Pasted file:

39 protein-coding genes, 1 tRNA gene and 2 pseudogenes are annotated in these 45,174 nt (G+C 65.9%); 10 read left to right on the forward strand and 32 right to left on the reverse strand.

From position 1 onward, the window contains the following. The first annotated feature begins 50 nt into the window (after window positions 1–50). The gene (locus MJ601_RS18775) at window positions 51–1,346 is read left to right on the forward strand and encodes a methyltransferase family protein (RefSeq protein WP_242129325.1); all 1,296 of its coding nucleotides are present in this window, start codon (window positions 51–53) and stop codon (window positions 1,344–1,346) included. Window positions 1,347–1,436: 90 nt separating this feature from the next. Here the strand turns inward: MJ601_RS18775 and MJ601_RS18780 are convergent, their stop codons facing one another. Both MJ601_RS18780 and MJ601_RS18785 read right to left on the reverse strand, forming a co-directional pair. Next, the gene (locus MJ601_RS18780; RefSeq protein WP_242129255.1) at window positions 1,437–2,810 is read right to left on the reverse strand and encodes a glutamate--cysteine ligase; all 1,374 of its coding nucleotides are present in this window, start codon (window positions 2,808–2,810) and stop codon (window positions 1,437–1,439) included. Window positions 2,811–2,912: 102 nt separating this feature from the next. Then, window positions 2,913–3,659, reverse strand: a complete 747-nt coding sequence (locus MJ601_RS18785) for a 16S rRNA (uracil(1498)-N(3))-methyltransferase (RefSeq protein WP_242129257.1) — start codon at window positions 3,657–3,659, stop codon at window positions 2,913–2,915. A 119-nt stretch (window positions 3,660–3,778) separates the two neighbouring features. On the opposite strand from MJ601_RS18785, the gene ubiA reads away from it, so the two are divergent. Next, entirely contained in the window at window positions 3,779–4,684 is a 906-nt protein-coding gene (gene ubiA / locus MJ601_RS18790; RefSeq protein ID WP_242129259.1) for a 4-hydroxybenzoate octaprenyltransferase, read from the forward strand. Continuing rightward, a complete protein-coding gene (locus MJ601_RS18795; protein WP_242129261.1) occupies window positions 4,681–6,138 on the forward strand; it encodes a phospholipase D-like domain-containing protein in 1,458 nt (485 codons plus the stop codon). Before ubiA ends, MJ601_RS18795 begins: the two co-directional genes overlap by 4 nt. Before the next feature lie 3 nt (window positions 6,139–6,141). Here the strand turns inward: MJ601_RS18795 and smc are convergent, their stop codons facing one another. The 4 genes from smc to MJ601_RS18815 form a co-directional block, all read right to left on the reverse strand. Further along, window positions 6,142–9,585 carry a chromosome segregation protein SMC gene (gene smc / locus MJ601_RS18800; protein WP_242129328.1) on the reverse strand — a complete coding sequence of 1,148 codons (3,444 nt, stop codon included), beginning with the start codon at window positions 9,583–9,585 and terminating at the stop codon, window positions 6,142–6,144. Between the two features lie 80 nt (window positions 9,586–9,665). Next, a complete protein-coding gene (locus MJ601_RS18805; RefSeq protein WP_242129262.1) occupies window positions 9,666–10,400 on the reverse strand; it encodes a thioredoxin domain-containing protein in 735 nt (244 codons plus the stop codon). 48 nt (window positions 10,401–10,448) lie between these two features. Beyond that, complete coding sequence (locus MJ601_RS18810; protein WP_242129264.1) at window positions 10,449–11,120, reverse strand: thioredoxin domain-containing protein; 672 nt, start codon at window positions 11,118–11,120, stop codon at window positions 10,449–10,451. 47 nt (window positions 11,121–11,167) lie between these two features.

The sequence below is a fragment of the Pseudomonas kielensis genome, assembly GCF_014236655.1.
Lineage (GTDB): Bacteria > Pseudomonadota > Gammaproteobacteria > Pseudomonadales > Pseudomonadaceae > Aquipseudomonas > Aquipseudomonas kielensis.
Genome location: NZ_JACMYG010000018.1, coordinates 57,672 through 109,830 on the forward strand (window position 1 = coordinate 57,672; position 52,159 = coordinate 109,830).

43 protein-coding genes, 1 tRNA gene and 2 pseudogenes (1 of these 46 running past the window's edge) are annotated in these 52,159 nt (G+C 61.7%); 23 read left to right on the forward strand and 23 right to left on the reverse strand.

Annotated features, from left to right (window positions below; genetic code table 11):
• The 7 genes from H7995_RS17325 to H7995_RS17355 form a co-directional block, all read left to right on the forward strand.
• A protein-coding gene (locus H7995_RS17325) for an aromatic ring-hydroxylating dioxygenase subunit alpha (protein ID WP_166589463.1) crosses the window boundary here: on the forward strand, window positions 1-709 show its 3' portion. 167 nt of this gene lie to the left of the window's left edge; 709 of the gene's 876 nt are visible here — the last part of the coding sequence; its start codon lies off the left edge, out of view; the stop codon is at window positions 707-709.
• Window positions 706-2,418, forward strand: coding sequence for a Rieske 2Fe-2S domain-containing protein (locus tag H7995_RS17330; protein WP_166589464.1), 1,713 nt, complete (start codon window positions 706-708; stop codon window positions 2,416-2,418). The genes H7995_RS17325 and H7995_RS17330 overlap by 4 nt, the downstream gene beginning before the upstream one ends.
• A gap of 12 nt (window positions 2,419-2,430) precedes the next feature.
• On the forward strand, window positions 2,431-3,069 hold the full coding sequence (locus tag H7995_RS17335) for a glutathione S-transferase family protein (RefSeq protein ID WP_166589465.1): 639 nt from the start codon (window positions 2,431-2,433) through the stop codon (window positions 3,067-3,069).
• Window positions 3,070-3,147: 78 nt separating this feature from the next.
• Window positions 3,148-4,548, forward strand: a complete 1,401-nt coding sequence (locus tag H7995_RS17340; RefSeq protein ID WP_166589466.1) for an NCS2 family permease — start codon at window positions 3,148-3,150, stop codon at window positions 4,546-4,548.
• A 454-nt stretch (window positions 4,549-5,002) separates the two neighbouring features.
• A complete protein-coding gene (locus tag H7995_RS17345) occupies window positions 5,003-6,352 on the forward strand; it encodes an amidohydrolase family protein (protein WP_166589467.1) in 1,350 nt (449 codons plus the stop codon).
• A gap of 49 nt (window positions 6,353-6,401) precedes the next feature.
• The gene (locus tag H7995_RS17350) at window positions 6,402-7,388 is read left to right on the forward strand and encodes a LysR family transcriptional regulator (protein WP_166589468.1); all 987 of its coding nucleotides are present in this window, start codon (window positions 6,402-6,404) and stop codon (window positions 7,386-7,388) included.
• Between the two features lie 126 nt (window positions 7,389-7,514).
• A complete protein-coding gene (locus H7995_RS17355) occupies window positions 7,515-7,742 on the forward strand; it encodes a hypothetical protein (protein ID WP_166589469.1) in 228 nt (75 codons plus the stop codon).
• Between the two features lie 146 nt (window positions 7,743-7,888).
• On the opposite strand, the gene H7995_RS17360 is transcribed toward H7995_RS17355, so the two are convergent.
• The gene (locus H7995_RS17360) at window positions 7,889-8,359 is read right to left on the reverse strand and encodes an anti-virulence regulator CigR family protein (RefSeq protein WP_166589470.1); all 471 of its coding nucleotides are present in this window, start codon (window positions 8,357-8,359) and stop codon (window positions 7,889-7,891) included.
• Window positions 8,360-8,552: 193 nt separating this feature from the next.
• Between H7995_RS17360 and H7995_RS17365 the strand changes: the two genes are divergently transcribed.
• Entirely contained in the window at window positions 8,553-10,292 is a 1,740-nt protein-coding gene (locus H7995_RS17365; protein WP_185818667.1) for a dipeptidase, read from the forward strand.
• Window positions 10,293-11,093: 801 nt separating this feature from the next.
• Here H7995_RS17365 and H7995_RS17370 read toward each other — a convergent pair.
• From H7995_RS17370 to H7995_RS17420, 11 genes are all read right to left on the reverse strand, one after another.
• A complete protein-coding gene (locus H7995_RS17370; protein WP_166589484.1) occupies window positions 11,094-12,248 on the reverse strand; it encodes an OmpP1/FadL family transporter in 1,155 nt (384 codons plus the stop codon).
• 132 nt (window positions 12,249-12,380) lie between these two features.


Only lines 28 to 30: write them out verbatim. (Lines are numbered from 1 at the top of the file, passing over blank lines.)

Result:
• Here H7995_RS17365 and H7995_RS17370 read toward each other — a convergent pair.
• From H7995_RS17370 to H7995_RS17420, 11 genes are all read right to left on the reverse strand, one after another.
• A complete protein-coding gene (locus H7995_RS17370; protein WP_166589484.1) occupies window positions 11,094-12,248 on the reverse strand; it encodes an OmpP1/FadL family transporter in 1,155 nt (384 codons plus the stop codon).